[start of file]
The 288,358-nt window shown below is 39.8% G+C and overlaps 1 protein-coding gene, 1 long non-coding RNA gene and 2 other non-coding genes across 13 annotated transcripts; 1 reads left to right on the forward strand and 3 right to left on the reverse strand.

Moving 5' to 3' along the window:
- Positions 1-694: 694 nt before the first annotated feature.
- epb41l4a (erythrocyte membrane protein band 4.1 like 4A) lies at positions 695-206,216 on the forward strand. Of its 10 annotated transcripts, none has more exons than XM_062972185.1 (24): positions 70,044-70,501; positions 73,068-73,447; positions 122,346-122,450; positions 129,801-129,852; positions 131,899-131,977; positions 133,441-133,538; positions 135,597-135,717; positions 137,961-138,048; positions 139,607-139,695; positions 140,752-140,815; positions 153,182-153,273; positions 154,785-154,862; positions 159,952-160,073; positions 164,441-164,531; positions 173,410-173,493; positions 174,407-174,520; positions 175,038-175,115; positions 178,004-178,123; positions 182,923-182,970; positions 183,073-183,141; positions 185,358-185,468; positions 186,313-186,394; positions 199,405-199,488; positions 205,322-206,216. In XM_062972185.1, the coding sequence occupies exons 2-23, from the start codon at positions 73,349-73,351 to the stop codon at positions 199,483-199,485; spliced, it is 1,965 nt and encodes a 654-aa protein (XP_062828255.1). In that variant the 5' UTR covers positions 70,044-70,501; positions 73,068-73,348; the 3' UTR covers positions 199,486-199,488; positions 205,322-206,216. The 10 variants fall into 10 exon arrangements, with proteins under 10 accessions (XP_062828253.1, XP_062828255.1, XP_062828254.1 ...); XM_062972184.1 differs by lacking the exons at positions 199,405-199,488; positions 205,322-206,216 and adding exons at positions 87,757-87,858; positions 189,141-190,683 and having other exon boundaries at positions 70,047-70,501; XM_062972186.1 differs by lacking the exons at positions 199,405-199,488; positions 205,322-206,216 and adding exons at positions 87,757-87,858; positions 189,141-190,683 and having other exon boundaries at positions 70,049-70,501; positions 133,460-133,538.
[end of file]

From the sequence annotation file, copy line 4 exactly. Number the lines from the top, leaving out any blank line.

- epb41l4a (erythrocyte membrane protein band 4.1 like 4A) lies at positions 695-206,216 on the forward strand. Of its 10 annotated transcripts, none has more exons than XM_062972185.1 (24): positions 70,044-70,501; positions 73,068-73,447; positions 122,346-122,450; positions 129,801-129,852; positions 131,899-131,977; positions 133,441-133,538; positions 135,597-135,717; positions 137,961-138,048; positions 139,607-139,695; positions 140,752-140,815; positions 153,182-153,273; positions 154,785-154,862; positions 159,952-160,073; positions 164,441-164,531; positions 173,410-173,493; positions 174,407-174,520; positions 175,038-175,115; positions 178,004-178,123; positions 182,923-182,970; positions 183,073-183,141; positions 185,358-185,468; positions 186,313-186,394; positions 199,405-199,488; positions 205,322-206,216. In XM_062972185.1, the coding sequence occupies exons 2-23, from the start codon at positions 73,349-73,351 to the stop codon at positions 199,483-199,485; spliced, it is 1,965 nt and encodes a 654-aa protein (XP_062828255.1). In that variant the 5' UTR covers positions 70,044-70,501; positions 73,068-73,348; the 3' UTR covers positions 199,486-199,488; positions 205,322-206,216. The 10 variants fall into 10 exon arrangements, with proteins under 10 accessions (XP_062828253.1, XP_062828255.1, XP_062828254.1 ...); XM_062972184.1 differs by lacking the exons at positions 199,405-199,488; positions 205,322-206,216 and adding exons at positions 87,757-87,858; positions 189,141-190,683 and having other exon boundaries at positions 70,047-70,501; XM_062972186.1 differs by lacking the exons at positions 199,405-199,488; positions 205,322-206,216 and adding exons at positions 87,757-87,858; positions 189,141-190,683 and having other exon boundaries at positions 70,049-70,501; positions 133,460-133,538.